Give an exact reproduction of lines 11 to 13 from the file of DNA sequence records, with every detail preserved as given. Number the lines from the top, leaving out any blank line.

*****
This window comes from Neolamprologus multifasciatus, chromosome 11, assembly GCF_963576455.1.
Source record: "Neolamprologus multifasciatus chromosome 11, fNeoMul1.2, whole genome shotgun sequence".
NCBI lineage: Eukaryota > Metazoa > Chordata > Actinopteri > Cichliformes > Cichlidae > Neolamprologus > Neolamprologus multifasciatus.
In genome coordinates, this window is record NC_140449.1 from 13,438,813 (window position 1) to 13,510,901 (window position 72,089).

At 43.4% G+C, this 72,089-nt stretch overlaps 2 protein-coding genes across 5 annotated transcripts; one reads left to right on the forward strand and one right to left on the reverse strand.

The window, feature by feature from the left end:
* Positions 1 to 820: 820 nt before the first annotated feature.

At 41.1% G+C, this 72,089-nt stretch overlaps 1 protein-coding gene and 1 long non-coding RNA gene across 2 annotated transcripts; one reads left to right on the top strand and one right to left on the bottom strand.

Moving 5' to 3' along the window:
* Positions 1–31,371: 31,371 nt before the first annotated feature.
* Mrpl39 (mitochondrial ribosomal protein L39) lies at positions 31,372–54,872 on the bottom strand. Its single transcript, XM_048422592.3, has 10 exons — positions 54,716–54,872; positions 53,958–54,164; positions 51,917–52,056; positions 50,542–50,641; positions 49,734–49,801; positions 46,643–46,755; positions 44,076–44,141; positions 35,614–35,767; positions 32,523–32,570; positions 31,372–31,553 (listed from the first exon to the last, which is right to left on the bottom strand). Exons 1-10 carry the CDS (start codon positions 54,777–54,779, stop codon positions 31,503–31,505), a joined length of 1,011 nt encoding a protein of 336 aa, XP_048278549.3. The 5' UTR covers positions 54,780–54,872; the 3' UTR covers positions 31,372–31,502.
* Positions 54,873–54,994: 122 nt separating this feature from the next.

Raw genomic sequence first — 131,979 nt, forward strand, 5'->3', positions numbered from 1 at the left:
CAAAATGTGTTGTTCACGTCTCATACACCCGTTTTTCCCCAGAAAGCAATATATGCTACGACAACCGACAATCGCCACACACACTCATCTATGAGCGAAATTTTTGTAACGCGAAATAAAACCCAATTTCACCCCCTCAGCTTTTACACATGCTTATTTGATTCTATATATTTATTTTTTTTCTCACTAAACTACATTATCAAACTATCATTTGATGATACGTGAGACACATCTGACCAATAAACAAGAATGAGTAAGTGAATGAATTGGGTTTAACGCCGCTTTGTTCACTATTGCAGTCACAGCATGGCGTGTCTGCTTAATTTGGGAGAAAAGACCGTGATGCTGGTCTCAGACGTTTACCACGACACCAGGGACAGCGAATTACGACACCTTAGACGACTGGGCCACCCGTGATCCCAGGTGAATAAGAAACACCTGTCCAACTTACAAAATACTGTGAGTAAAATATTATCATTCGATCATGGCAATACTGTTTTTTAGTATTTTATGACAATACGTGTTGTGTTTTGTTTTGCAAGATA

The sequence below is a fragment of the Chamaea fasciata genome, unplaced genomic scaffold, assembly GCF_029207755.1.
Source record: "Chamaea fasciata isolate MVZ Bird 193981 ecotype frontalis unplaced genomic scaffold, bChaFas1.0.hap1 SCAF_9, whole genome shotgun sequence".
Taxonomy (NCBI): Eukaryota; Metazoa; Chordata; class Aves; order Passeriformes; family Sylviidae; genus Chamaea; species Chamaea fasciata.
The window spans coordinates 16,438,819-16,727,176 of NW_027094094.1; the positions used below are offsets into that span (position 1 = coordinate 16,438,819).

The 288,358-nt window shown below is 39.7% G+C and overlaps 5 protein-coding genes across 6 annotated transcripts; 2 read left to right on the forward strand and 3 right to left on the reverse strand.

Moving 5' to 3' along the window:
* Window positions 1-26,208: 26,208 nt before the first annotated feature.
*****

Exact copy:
* Mrpl39 (mitochondrial ribosomal protein L39) lies at positions 31,372–54,872 on the bottom strand. Its single transcript, XM_048422592.3, has 10 exons — positions 54,716–54,872; positions 53,958–54,164; positions 51,917–52,056; positions 50,542–50,641; positions 49,734–49,801; positions 46,643–46,755; positions 44,076–44,141; positions 35,614–35,767; positions 32,523–32,570; positions 31,372–31,553 (listed from the first exon to the last, which is right to left on the bottom strand). Exons 1-10 carry the CDS (start codon positions 54,777–54,779, stop codon positions 31,503–31,505), a joined length of 1,011 nt encoding a protein of 336 aa, XP_048278549.3. The 5' UTR covers positions 54,780–54,872; the 3' UTR covers positions 31,372–31,502.
* Positions 54,873–54,994: 122 nt separating this feature from the next.

Raw genomic sequence first — 131,979 nt, forward strand, 5'->3', positions numbered from 1 at the left: